Saturday, December 5, 2009
The Rude Mechanicals' Dionysus in 69 is a charming exercise in theatre archeology, one that captivates us by illustrating how sincere, how naive and how lucky we were to be living back in the dark, dark days of 1968.
Back in 1968, the Performance Group's interpretation of Euripides' The Bacchae resounded with the times. Their canny staging of the ancient classic about violence, ritual, unknowing and ecstasy scandalized conventional citizens and captured the imagination of the young -- that earnest generation of forty years ago who were about the age of the Austin's Rude Mechanicals today.
The nudity sold the show then, and the Rudes' press photos suggest that they understand well that aspect of the marketing. And these young folk are without exception all very handsome in their skins, displayed confidently and unselfconsciously in key group rituals portraying of birth, death, and murder.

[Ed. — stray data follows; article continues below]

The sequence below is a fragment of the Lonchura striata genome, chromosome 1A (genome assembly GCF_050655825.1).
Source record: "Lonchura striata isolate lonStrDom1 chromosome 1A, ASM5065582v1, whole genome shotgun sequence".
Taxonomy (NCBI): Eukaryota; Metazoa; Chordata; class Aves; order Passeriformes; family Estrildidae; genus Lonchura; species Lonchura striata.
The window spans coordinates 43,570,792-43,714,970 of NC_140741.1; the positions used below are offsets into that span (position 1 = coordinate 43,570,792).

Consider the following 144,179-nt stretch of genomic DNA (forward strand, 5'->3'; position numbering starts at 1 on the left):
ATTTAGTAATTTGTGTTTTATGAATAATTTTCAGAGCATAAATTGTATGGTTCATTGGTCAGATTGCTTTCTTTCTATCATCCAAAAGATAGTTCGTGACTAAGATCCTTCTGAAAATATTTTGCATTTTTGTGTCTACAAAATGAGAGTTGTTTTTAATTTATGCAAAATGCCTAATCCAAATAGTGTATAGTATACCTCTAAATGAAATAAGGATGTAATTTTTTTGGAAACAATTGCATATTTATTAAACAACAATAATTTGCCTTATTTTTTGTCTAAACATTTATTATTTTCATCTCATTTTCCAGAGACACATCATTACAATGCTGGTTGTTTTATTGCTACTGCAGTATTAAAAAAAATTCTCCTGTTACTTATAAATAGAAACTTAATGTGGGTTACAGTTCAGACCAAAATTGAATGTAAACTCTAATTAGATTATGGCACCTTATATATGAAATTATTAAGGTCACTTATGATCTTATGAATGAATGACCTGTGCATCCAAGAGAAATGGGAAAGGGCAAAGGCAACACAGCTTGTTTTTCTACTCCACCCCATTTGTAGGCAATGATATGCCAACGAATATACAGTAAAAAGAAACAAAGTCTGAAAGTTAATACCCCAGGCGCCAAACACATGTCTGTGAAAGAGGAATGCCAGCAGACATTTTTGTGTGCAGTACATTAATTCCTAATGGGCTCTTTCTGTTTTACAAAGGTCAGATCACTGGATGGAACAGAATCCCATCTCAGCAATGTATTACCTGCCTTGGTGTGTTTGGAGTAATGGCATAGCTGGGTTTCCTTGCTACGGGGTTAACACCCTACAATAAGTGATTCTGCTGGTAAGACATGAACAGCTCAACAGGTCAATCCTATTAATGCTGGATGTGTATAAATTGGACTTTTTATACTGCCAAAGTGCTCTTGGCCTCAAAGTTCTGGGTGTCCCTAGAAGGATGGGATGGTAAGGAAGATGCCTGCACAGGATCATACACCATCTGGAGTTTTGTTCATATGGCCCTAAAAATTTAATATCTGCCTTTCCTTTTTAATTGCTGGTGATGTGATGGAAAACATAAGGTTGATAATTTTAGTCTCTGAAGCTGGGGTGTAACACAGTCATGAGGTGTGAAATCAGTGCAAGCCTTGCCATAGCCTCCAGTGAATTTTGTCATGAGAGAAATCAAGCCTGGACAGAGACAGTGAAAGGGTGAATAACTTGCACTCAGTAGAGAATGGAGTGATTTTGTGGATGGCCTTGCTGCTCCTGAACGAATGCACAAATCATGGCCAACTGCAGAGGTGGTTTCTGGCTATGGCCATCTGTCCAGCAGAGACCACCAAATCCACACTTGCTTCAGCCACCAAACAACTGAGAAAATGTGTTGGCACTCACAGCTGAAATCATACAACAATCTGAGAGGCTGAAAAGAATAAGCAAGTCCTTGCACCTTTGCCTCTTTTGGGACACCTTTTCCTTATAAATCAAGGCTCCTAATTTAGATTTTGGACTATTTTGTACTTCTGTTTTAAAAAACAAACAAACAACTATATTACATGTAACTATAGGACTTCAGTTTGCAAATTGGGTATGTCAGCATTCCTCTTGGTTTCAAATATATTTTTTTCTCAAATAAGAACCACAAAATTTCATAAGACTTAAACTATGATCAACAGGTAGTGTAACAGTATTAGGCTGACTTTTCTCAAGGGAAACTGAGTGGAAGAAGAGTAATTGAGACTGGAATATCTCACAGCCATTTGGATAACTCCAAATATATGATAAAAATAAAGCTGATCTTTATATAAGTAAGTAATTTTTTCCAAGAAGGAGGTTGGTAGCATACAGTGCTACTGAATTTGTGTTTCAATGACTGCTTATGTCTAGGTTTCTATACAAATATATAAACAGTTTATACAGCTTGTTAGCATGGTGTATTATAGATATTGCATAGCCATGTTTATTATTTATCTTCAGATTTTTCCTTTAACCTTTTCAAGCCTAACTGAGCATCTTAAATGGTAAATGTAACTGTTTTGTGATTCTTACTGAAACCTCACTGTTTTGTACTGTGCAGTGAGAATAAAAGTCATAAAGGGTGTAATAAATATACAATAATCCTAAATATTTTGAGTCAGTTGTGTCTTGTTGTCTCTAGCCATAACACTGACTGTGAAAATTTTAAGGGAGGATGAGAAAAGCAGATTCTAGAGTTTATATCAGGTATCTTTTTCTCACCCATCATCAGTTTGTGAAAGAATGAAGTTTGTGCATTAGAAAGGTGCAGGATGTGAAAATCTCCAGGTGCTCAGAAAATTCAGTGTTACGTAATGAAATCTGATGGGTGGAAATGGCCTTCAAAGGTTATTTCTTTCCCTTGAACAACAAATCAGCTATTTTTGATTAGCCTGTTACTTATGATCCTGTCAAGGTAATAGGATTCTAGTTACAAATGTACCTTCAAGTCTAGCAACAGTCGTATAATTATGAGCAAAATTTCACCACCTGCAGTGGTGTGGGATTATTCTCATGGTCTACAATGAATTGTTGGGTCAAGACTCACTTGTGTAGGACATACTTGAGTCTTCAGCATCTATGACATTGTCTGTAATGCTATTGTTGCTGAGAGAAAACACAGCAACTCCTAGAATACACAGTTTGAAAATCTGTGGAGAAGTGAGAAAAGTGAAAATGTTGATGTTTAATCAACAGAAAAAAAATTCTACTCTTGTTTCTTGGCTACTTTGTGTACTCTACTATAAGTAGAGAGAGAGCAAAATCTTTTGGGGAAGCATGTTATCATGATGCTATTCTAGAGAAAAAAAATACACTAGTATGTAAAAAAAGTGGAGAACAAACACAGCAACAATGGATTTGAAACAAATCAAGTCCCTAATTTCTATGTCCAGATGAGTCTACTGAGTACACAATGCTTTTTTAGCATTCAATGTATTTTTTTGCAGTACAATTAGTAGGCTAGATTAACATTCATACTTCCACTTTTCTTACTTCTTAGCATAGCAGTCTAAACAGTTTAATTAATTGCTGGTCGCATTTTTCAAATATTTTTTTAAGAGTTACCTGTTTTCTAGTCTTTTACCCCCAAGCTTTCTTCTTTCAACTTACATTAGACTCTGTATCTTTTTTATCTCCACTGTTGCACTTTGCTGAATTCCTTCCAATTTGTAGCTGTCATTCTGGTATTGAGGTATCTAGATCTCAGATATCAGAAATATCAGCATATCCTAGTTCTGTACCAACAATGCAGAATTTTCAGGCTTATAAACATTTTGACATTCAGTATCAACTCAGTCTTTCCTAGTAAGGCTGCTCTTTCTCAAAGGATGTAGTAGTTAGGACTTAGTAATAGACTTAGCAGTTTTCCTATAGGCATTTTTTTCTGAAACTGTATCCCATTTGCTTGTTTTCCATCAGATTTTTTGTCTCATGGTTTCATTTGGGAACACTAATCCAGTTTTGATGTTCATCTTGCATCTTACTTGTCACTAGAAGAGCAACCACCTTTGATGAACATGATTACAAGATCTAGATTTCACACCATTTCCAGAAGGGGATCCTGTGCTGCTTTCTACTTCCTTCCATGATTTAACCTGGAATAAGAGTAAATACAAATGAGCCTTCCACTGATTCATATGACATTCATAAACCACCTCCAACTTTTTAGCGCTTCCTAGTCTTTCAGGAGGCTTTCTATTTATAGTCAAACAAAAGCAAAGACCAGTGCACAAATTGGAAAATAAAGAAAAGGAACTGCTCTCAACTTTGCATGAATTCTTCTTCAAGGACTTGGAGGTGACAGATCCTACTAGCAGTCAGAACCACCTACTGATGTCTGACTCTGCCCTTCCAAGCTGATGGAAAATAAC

The Rudes' re-enactment is based on films of the original and it benefits from workshops and discussions with Richard Schechner, director of that path-breaking production. Schechner is now an eminence grise, a venerable elder and NYU professor. He was invited to Austin by UT's Humanities Institute and was scheduled for a discussion and talk-back for the second performance on Friday, December 4.
Read more at AustinLiveTheatre.com . . . .